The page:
Technical defects alarms
REPORT ON THE TREATMENT OF TECHNICAL DEFECTS
To lose or damage livestock in an aquaculture site at the end of the 20th century, because of a technical problem due to logistics, is not acceptable.
We are always meeting fish farmers who have lost their stock, or worse, their whole farm due to a lack of water, a cut in electricity, a heating problem, an oxygen flow which is too low, etc...
There are technical means which are at our disposal today which can guarantee a 99.99 % reliability of an installation.
For an installation to be reliable means respecting three main criteria:
According to the old and very true aquaculture proverb "Prevention is better than DEATH" it is therefore essential to know there is an abnormality right from its origin.
But an aquaculture installation does not have to be be a succession of alarms signalling transient changes of state. The installation must be designed so that faulse alarms disappear and so that only true defects remain to be taken into account. The efficiency of an alarm system is largely dependent on the study of the various circuits.
From a simple contact with an alarm, to an expert system controlling computerized processes, there are many ways for the prescriber and the installer to control an installation in general. For aquaculture installations the choice is more restricted. The reaction time and the self-monitoring of the system itself are the determining factors.
The definition of a network
The definition of an alarm is its action of conveying a signal generated by an abnormal situation from a point A to a point B. Point A can be a simple circuit or a junction of a circuit of a site called divisional centralization.
Point B has the equipment making it possible to centralize and to deal with the alarm.
The processing may be local, using one or more sound or luminous warning devices, or transferred over a distance by a cable radio relay system or Telecom network (Eurosignal, Alphapage, Telephone). A review can be kept on paper or in a remote electronic memory.
It should be noted that the sound and luminous warning devices need to be perceived at all points on the site, taking into account buildings, and the noise of water and the machines.
The pyramid type network, called "in cascade" maintains an effective hierarchy in conveying the alarm signal.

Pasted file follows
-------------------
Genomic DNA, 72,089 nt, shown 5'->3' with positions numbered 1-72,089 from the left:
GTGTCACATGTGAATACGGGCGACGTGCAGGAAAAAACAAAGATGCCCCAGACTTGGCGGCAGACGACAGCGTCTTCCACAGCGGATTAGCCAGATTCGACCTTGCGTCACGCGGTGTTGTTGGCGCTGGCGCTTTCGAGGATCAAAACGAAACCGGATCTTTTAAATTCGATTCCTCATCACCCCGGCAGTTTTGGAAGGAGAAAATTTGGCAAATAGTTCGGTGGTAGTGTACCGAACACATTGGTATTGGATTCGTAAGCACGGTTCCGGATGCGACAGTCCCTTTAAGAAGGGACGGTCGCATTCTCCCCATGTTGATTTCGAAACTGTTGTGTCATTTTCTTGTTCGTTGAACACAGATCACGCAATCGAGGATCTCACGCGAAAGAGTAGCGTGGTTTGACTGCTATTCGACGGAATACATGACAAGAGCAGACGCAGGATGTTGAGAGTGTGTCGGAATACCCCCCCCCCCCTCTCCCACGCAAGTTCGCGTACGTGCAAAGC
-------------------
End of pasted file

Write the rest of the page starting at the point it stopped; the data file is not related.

A fault on a checking device will give a visible alert at the place where the Fault Signal 'FS' is generated, a signal will then be sent to a Divisional Centralization "DC" corresponding to a zone or a room, then the faulkt is signalled to a Treatment Centralization "TC".
It is possible to insert between the level of the Fault Signal "FD" and the point of Treatment Centralization "TC" several successive stages of divisional centralization "DC".
All the centralization equipment and signal transport must be of the "positive safety" type, wich basically means that this equipment has a self-monitoring mechanism and gives an alarm at the level of its own fault.
An alarm signal can never be voluntarily or involuntarily cut off by the user.
In the event of failure of the "normal" power supply, (Circuit supplied by electricity company), a 'Relief' batteryl takes over with a working reserve of several hours.
An alarm network according to E.E.I.A. (a French company), must:
A yellow light LED indicates a good power supply to the centralisation equipment. A green light LED indicates that a manual discharge has occured. A red light LED identifies the alarm and remains lit until the fault has been dealt with.
Despite all these restrictions, which are essential for maximum reliability, the cost must be tolerable for the investment budget of the aquaculture project.
Standardising the centralization unit gives a very reasonable selling price, around the 500 FF per divisional centralization alarm, and around 1000 FF per centralization treatment alarm for an average installation.
The use of identical units at all levels means a very low maintenance amounting only to the installation of a centralization unit.
In conclusion, experience shows that the quality of an alarm network is more a problem of awareness of the necessity than of the budget.
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